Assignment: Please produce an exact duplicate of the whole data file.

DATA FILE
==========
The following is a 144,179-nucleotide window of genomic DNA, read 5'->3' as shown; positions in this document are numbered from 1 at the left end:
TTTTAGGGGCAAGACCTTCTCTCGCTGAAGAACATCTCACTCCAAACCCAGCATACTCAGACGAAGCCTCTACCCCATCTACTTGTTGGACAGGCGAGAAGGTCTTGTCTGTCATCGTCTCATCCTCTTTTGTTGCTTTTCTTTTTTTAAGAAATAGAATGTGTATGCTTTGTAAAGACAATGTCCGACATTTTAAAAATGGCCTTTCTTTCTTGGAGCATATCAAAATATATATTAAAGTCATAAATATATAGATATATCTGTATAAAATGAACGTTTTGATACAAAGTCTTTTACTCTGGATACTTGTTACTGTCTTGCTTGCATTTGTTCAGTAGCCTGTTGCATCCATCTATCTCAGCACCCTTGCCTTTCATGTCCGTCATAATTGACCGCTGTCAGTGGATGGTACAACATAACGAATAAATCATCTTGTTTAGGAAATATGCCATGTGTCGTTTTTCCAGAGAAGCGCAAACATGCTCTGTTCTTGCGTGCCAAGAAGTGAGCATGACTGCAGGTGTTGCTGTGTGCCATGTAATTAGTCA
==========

The following is a 144,179-nucleotide window of genomic DNA, read 5'->3' as shown; positions in this document are numbered from 1 at the left end:
TTTTAGGGGCAAGACCTTCTCTCGCTGAAGAACATCTCACTCCAAACCCAGCATACTCAGACGAAGCCTCTACCCCATCTACTTGTTGGACAGGCGAGAAGGTCTTGTCTGTCATCGTCTCATCCTCTTTTGTTGCTTTTCTTTTTTTAAGAAATAGAATGTGTATGCTTTGTAAAGACAATGTCCGACATTTTAAAAATGGCCTTTCTTTCTTGGAGCATATCAAAATATATATTAAAGTCATAAATATATAGATATATCTGTATAAAATGAACGTTTTGATACAAAGTCTTTTACTCTGGATACTTGTTACTGTCTTGCTTGCATTTGTTCAGTAGCCTGTTGCATCCATCTATCTCAGCACCCTTGCCTTTCATGTCCGTCATAATTGACCGCTGTCAGTGGATGGTACAACATAACGAATAAATCATCTTGTTTAGGAAATATGCCATGTGTCGTTTTTCCAGAGAAGCGCAAACATGCTCTGTTCTTGCGTGCCAAGAAGTGAGCATGACTGCAGGTGTTGCTGTGTGCCATGTAATTAGTCA